So that was when it happened. You can see it coming can’t you? Carmen was revving the engine, and Riqui was bouncing on the bonnet, amidst much yelling and gesticulation. Somehow, I don’t really remember how, I had my head in the wheel arch when the jack slipped.

I had quite a lot of time to think, or so it seemed. The weight of the car on my shoulders and neck was enough to stop me breathing, but I think I kicked and scrabbled for a while. I was vaguely aware of people around me, shouting, running around, but I couldn’t really hear anything over the engine and the sound of my heart in my head. Eventually someone turned the engine off and I stopped struggling. It was over. I remember thanking God for the silence. I had a final image of my poor sweet girl and how sorry I was it had come to this. Everyone’s voices seemed very far away – like I was underwater. I could see gravel and pine needles under my nose. I could picture my predicament – my body splayed out, my head stuck in the side of a car. It looked very funny. It would have been a great slapstick moment in a circus with a clown car perhaps and all the clowns running about ineffectually beeping horns. I don’t remember any pain. I don’t remember being aware of my body at all in fact. I just remember feeling ridiculous, and somehow, not surprised.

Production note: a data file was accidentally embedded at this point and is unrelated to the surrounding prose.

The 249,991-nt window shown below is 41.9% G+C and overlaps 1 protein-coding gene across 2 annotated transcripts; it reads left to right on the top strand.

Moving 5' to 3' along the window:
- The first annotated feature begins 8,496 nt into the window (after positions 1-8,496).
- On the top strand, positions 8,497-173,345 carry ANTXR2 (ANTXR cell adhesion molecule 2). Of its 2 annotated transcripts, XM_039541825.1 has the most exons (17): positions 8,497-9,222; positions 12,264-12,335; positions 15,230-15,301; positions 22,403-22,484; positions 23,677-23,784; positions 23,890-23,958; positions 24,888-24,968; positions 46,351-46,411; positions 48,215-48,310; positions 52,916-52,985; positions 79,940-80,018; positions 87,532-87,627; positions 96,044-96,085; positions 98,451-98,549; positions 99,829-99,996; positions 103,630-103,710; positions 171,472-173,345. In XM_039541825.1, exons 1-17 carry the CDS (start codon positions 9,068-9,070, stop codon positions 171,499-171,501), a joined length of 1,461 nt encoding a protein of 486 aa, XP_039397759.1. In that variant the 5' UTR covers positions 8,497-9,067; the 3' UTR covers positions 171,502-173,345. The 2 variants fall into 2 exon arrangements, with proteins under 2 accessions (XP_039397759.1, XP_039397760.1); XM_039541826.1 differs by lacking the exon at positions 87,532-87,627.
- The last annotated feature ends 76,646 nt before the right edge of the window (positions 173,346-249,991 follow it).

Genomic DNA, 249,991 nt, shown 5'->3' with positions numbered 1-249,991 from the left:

‘Typical’ I thought ‘What a prat.’

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A life backwards

It's in the nature of blogs of course that you come across the latest postings first (or you find yourself in the middle.) Normally it doesn't matter but if you want to read my novel in order, the first installment is as you'd expect, the oldest posting.
Thanks for your patience.